This opportunistic, parasitic infestation of dogs, cats, and ferrets is caused by the rodent or rabbit bot fly, Cuterebra spp (order Diptera, family Cuterebridae). Flies are usually host- and site-specific relative to their life cycle. However, rabbit Cuterebra are less host-specific and are usually associated with dog and cat infestations. Rarely, cats and dogs may be infested with Hypoderma spp or Dermatobia hominis. Ferrets housed outside may be infested by Hypoderma or Cuterebra spp.
Adult Cuterebra flies are large and bee-like and do not feed or bite. Females deposit eggs around the openings of animal nests, burrows, along runways of the normal hosts, or on stones or vegetation in these areas. A female fly may deposit 5–15 eggs per site and >2,000 eggs in her lifetime. Animals become infested as they pass through contaminated areas; the eggs hatch in response to heat from a nearby host. In the target host, the larvae enter the body through the mouth or nares during grooming or, less commonly, through open wounds. After penetration, the larvae migrate to various species-specific subcutaneous locations on the body, where they develop and communicate with the air through a breathing pore. After ~30 days, the larvae exit the skin, fall to the soil, and pupate. The duration of pupation varies depending on the environmental factors and winter diapause.
Clinical Findings and Diagnosis
Cuterebra lesions are most common in the summer and fall when the larvae enlarge and produce a fistulous swelling ~1 cm in diameter. Dogs, cats, and ferrets are abnormal hosts for this parasite; aberrant migrations can involve the head, brain, nasal passages, pharynx, and eyelids. In the skin, typical lesions are seen around the head, neck, and trunk. The hair is often matted, and a subcutaneous swelling is present beneath the lesions. Cats often groom the area aggressively. Pain at the site is variable and usually associated with secondary infections. Purulent material may exude from the lesion; the most common differential diagnosis is an abscess or foreign body.
Free-roaming cats are more likely to develop lesions than indoor cats. Clinical signs are often associated with the CNS and typically occur between July and September. Cats may have depression, lethargy, or seizures; upper respiratory infections; or abnormal body temperatures (either hyperthermia or hypothermia). One key historical finding in cats with neurologic signs caused by Cuterebra infestations is an acute episode of violent sneezing weeks to months before clinical presentation. Common neurologic findings include blindness, abnormal mentation, and signs of unilateral prosencephalic disease. Idiopathic vestibular signs in cats may be due to aberrant migration of the parasite.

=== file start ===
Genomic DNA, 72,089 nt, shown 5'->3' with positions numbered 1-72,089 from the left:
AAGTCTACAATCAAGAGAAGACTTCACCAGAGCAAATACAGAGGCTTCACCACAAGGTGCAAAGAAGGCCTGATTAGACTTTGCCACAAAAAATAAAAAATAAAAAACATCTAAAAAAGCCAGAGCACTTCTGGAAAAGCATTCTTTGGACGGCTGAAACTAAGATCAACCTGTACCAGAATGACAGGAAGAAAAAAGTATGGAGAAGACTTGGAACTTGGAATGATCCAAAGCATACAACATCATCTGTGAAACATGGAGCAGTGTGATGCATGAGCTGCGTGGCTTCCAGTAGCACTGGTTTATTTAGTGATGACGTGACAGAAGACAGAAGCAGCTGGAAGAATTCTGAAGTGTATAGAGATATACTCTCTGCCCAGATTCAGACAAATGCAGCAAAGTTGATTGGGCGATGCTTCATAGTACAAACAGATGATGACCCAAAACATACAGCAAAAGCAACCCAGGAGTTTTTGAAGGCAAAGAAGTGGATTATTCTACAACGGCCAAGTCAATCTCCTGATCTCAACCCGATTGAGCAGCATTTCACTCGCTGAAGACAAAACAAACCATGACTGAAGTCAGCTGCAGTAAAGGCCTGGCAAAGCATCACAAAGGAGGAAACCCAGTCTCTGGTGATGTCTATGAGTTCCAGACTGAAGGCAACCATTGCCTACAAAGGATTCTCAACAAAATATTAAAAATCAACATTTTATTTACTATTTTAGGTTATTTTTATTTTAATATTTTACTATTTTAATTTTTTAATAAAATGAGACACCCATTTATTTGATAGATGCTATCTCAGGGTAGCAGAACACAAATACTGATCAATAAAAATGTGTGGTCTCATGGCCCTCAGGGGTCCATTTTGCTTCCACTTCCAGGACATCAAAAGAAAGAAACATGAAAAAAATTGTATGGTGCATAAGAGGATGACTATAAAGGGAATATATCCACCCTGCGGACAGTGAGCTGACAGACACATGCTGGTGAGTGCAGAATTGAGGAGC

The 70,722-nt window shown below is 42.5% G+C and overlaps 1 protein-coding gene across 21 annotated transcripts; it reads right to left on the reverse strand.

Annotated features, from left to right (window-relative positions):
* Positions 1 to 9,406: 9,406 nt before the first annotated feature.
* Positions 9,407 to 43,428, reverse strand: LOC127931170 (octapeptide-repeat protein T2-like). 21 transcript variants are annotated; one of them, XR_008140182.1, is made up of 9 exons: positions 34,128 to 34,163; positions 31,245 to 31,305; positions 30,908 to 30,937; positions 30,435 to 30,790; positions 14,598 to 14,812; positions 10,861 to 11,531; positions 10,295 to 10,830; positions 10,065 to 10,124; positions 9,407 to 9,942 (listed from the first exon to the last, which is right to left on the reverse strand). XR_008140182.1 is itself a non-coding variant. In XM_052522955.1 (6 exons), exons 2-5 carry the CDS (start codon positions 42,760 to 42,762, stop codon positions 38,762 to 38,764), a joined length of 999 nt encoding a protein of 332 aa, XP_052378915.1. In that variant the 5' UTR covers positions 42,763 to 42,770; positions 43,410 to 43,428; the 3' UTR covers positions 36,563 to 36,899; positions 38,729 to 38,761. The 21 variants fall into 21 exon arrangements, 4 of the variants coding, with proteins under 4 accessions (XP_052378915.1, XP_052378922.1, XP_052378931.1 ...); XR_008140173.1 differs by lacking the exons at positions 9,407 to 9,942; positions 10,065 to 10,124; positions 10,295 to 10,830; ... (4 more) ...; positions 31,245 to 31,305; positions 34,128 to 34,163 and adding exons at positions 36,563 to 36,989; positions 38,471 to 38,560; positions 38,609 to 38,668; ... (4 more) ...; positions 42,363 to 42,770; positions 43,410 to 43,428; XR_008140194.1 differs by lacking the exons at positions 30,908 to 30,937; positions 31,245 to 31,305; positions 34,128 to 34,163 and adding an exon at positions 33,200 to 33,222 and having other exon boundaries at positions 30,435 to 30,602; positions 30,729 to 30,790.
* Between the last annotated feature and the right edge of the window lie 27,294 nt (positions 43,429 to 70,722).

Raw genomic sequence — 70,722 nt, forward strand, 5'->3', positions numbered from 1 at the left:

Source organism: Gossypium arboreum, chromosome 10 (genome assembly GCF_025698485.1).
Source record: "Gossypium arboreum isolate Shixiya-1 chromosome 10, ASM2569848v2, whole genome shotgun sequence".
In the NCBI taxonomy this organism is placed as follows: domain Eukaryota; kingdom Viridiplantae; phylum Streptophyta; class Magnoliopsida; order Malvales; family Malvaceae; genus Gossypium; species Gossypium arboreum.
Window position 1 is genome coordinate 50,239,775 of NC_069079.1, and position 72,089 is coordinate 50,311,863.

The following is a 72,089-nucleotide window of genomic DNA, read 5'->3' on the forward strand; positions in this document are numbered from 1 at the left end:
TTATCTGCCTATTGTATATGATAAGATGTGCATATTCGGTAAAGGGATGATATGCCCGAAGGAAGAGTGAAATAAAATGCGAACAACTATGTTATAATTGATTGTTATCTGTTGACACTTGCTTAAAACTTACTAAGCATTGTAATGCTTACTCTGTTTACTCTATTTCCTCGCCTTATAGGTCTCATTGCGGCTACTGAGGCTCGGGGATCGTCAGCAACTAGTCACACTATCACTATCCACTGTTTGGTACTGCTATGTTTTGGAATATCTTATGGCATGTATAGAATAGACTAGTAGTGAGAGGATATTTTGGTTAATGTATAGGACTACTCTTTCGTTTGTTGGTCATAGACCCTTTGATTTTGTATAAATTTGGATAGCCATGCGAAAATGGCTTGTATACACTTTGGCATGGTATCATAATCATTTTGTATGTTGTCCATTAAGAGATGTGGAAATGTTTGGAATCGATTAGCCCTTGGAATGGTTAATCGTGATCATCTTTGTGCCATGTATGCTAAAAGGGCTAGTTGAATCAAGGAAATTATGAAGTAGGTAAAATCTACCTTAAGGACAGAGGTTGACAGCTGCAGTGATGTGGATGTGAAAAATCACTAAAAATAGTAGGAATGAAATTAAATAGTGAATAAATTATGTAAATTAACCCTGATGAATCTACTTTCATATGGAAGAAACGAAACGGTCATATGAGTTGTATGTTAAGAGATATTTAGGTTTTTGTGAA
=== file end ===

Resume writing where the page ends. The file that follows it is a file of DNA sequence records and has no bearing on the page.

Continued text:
Definitive diagnosis is made by finding and identifying a larva. In cats, CT scans may help identify larvae. Second instar larvae are 5–10 mm long and are gray to cream in color. Third instar larvae are dark, thick, heavily spined and are the stage most commonly seen by veterinarians.
Suspect lesions should be explored by carefully enlarging and probing the breathing pore or fistula with mosquito forceps. It is not unusual for the parasite to retreat into the opened pore, making it difficult to grasp. Covering the breathing pore with white petroleum jelly for 10−15 minutes before grasping the parasite can make it easier to remove. The lesion should not be squeezed, because this may rupture the larva and lead to a chronic foreign body reaction and secondary infection. There are anecdotal reports of larval rupture causing anaphylaxis. If possible, the larva should be removed in one piece; recurrent abscesses at the site of previous Cuterebra infestation suggest residual infection or remaining pieces of larva. The area should be thoroughly flushed with sterile saline, debrided (if necessary), and allowed to heal by granulation. Healing may be slow. Ivermectin has been described as a treatment for cats with CNS cuterebriasis. Diphenhydramine (4 mg/kg, IM) is administered 1–2 hr before ivermectin (400 mcg/kg, SC) and dexamethasone (0.1 mg/kg, IV). Ivermectin is not approved for use in cats.
Last full review/revision June 2013 by Karen A. Moriello, DVM, DACVD